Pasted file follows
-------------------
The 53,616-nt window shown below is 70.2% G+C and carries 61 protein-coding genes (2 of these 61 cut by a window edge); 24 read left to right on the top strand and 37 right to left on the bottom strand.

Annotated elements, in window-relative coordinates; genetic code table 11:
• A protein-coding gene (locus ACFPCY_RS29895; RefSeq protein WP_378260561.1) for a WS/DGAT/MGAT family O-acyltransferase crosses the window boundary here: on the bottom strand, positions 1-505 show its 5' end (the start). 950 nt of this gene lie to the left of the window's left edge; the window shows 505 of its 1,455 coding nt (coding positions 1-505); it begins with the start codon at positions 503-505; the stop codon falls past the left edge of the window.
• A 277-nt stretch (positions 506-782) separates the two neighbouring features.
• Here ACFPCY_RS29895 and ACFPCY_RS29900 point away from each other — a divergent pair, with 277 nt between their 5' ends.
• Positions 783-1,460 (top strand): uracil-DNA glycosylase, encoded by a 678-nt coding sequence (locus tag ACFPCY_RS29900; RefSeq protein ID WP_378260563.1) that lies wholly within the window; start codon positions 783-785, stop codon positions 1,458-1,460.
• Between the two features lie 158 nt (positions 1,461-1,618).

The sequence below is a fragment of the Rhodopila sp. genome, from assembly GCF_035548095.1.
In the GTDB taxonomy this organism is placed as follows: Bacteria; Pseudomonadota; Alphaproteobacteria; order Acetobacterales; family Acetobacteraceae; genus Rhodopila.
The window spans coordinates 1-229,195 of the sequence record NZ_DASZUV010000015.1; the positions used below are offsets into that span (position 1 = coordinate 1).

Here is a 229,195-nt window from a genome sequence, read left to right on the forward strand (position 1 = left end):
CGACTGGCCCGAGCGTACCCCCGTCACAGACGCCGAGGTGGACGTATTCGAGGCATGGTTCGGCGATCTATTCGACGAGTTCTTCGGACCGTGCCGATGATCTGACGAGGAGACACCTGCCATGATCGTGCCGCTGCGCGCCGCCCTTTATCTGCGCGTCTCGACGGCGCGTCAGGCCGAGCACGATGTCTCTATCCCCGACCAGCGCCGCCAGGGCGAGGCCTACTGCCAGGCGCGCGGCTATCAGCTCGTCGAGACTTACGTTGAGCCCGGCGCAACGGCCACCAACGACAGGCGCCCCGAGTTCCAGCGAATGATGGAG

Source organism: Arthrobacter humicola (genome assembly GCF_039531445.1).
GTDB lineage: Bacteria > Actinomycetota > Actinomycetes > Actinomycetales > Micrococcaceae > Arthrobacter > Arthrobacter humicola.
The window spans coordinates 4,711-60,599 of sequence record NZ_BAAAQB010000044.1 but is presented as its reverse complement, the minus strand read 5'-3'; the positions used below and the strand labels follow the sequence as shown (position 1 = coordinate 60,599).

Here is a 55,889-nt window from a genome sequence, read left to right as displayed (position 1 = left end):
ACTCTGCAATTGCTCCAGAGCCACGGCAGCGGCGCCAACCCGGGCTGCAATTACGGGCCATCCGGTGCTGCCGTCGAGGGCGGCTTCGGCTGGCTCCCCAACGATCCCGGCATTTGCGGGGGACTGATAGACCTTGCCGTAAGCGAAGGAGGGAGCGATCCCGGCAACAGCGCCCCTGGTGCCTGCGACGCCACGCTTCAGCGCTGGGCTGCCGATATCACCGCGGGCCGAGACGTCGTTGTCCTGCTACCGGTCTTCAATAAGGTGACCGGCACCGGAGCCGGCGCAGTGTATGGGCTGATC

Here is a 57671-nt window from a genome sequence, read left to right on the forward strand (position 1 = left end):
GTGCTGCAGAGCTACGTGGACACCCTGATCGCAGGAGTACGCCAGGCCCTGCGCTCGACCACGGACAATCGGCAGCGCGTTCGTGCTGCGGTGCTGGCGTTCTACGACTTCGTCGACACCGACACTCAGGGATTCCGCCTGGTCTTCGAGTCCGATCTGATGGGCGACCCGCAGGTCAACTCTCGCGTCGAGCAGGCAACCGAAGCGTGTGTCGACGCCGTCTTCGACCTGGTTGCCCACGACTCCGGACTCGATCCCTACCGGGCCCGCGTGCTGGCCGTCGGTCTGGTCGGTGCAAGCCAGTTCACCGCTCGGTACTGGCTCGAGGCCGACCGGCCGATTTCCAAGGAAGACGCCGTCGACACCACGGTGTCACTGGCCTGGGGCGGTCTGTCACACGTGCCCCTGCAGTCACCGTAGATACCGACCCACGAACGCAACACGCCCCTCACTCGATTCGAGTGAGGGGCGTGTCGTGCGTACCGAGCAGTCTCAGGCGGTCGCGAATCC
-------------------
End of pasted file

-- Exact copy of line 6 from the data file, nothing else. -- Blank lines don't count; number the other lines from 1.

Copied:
• Positions 783-1,460 (top strand): uracil-DNA glycosylase, encoded by a 678-nt coding sequence (locus tag ACFPCY_RS29900; RefSeq protein ID WP_378260563.1) that lies wholly within the window; start codon positions 783-785, stop codon positions 1,458-1,460.